4.1 The quality policy is periodically reviewed within the framework of Management Reviews of the
    quality system. This is to ensure its continual relevance and suitability.


               SECTION 5.4 – QUALITY SYSTEM PLANNING

1   Quality objectives (Reference ISO/TS 16949:2002 Clause number 5.4.1 and 5.4.1.1)
1.1 Quality objectives are established throughout the organization to address customer satisfaction,
    deploy the quality policy, and meet requirements for products and processes. Another purpose for
    quality objectives is to provide direction and define priorities for continual improvement.
1.2 Quality objectives are defined and documented as a part of the business plan, but are published as
    a separate, removable section of the plan, to facilitate its distribution, communication and review.
1.3 Quality objectives are measurable and are achievable within a defined time period.
1.4 Quality objectives are defined, reviewed and updated by the top executive management at the
    Management Reviews of the quality system.
2   Quality system planning (Reference ISO/TS 16949:2002 Clause number 5.4.2)
2.1 Quality system elements and processes are planned to ensure that the system is appropriate for its
    intended purpose, and that it is effective and efficient. The purpose of the quality system is:
   To achieve the quality policy;
   To ensure and demonstrate our ability to provide consistently product that meets customer and
    regulatory requirements;
   To ensure high level of customer satisfaction;
   To facilitate continual improvement, emphasizing defect prevention and reduction of variation and
    waste; and
   To comply with requirements of ISO/TS 16949 standard
2.1 The output of quality system planning is documented in this quality manual, in associated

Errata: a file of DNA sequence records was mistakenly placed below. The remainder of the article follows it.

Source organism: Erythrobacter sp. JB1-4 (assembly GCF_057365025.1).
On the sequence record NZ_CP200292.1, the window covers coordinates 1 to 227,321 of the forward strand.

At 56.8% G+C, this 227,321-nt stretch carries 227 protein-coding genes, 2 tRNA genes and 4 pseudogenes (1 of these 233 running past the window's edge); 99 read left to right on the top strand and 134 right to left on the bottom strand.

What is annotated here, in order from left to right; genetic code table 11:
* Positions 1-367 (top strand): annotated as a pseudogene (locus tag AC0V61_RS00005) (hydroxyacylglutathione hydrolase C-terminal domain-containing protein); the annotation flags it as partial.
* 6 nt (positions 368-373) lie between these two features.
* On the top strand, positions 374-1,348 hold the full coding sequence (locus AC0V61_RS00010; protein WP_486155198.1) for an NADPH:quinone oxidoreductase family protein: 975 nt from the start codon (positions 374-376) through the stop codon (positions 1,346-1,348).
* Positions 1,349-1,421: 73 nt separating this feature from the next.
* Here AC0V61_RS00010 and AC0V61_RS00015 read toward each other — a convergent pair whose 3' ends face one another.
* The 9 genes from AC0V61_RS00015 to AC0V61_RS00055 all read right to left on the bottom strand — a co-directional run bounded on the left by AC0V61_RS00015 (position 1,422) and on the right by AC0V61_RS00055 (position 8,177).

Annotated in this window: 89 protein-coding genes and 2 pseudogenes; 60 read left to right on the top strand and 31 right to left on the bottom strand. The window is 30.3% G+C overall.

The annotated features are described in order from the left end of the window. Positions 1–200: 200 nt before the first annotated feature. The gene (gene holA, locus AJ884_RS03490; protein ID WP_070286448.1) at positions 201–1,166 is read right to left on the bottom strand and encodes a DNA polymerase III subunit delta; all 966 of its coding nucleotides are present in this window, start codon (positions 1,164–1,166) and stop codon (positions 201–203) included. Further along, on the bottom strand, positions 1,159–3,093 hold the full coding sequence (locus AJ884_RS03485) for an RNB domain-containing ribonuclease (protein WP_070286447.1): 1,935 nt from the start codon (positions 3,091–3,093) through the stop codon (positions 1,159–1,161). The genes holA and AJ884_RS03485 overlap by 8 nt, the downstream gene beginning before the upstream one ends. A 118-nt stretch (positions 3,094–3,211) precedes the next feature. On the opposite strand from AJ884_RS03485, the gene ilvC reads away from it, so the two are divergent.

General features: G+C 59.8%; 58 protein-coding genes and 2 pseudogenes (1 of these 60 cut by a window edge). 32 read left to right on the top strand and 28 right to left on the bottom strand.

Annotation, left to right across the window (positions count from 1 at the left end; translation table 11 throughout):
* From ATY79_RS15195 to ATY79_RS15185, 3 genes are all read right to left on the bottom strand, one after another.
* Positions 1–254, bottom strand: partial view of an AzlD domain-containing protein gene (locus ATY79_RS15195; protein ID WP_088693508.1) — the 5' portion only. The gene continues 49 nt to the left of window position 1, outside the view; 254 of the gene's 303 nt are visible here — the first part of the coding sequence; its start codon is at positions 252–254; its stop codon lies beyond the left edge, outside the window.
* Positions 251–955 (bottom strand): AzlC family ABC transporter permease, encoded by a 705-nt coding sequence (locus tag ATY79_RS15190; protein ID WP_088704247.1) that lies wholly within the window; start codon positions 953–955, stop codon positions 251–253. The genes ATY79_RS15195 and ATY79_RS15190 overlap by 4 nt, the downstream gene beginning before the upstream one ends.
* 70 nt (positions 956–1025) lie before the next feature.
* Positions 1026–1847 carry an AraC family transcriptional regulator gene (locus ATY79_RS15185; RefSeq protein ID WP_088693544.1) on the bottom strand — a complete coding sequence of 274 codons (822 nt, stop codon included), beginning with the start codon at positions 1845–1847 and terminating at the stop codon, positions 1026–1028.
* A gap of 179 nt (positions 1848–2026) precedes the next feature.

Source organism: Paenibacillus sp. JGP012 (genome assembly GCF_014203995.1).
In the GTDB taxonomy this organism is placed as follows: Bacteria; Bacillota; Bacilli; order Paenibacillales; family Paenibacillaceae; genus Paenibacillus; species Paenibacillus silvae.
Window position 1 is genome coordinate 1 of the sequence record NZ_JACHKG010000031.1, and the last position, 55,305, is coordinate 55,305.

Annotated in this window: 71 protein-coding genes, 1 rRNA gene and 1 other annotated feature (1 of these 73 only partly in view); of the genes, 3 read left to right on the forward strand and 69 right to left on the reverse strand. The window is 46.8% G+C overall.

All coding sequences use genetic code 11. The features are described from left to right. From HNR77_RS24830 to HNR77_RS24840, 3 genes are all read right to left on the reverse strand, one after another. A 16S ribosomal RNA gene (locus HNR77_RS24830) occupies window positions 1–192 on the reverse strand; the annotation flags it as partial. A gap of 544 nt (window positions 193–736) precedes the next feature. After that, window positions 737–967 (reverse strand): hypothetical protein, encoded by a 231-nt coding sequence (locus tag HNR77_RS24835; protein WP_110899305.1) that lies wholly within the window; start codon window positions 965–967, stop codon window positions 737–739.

operational word instructions, and in other referenced documents. These documents identify and
    define all elements and processes of the quality system.
2.2 Changes to the quality system ensure integrity is maintained and are planned within the framework
    of Management Reviews. These changes may be in response to changing circumstances, such as
    product, process, capacity, or other operational or organizational change; or to improve the
    effectiveness and efficiency of the quality system.
3   Product realization and verification planning
3.1 Planning of product realization, verification, and validation processes are addressed in this manual
    in Sections 7.1 and 7.3.
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       SECTION 5.5 – ORGANIZATION AND COMMUNICATION

1   Responsibility and authority (Reference ISO/TS 16949:2002 Clause number 5.5.1)
1.1 Departments, groups and functions within the company, and their interrelations, are defined in this
    Quality Manual.
1.2 Responsibilities and authorities for specific processes and activities of the quality management
    system are defined in the quality manual and operational work instructions directly where these
    processes and activities are documented.
1.3 Irrespective of their other specific responsibilities, all departments and functions in the company
    are responsible for implementing, maintaining, and improving the quality system.
2   Responsibility for quality (Reference ISO/TS 16949:2002 Clause number 5.5.1.1)
2.1 Quality Assurance Manager has the responsibility for ensuring product quality, and the authority to
    stop production to correct quality problems.
2.2 When the Quality Assurance Manager is absent, the responsibility and authority for ensuring
    product quality is delegated to the Lead Foreman on the first shift and Lead Foreman on second
    shift, so that production operations across all shifts are staffed with personnel in charge of, or
    delegated responsibility for product quality.
2.3 All instances of product and/or process nonconformity are promptly reported to the Quality
    Assurance Manager.
3   Management representative (Reference ISO/TS 16949:2002 Clause number 5.5.2)
3.1 Management Representative has the authority and responsibility to:
   Ensure that the quality management system is implemented, maintained and continually improved;
   Promote awareness of customer requirements throughout the organization;
   Report to the top management on the performance of the quality system, including opportunities
    for improvement; and
   Coordinate communication with external parties on matters relating to the quality system and
    ISO/TS 16949 registration.
   The Management Representative is responsible for notification of the Registrar in writing within 5